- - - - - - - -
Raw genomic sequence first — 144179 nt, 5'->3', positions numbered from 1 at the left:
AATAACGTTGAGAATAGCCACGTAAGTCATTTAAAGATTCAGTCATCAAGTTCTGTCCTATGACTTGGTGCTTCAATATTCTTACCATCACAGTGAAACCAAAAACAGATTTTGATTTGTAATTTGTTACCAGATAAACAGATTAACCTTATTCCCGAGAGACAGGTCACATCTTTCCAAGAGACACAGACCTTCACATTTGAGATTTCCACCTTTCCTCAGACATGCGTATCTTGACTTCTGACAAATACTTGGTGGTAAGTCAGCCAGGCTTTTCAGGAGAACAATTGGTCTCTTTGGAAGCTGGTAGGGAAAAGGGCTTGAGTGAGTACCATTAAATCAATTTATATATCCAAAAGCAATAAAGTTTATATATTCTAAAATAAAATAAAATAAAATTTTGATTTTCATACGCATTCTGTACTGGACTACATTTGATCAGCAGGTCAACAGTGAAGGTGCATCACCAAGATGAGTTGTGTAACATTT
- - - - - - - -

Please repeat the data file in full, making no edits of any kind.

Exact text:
Raw genomic sequence first — 144179 nt, 5'->3', positions numbered from 1 at the left:
AATAACGTTGAGAATAGCCACGTAAGTCATTTAAAGATTCAGTCATCAAGTTCTGTCCTATGACTTGGTGCTTCAATATTCTTACCATCACAGTGAAACCAAAAACAGATTTTGATTTGTAATTTGTTACCAGATAAACAGATTAACCTTATTCCCGAGAGACAGGTCACATCTTTCCAAGAGACACAGACCTTCACATTTGAGATTTCCACCTTTCCTCAGACATGCGTATCTTGACTTCTGACAAATACTTGGTGGTAAGTCAGCCAGGCTTTTCAGGAGAACAATTGGTCTCTTTGGAAGCTGGTAGGGAAAAGGGCTTGAGTGAGTACCATTAAATCAATTTATATATCCAAAAGCAATAAAGTTTATATATTCTAAAATAAAATAAAATAAAATTTTGATTTTCATACGCATTCTGTACTGGACTACATTTGATCAGCAGGTCAACAGTGAAGGTGCATCACCAAGATGAGTTGTGTAACATTT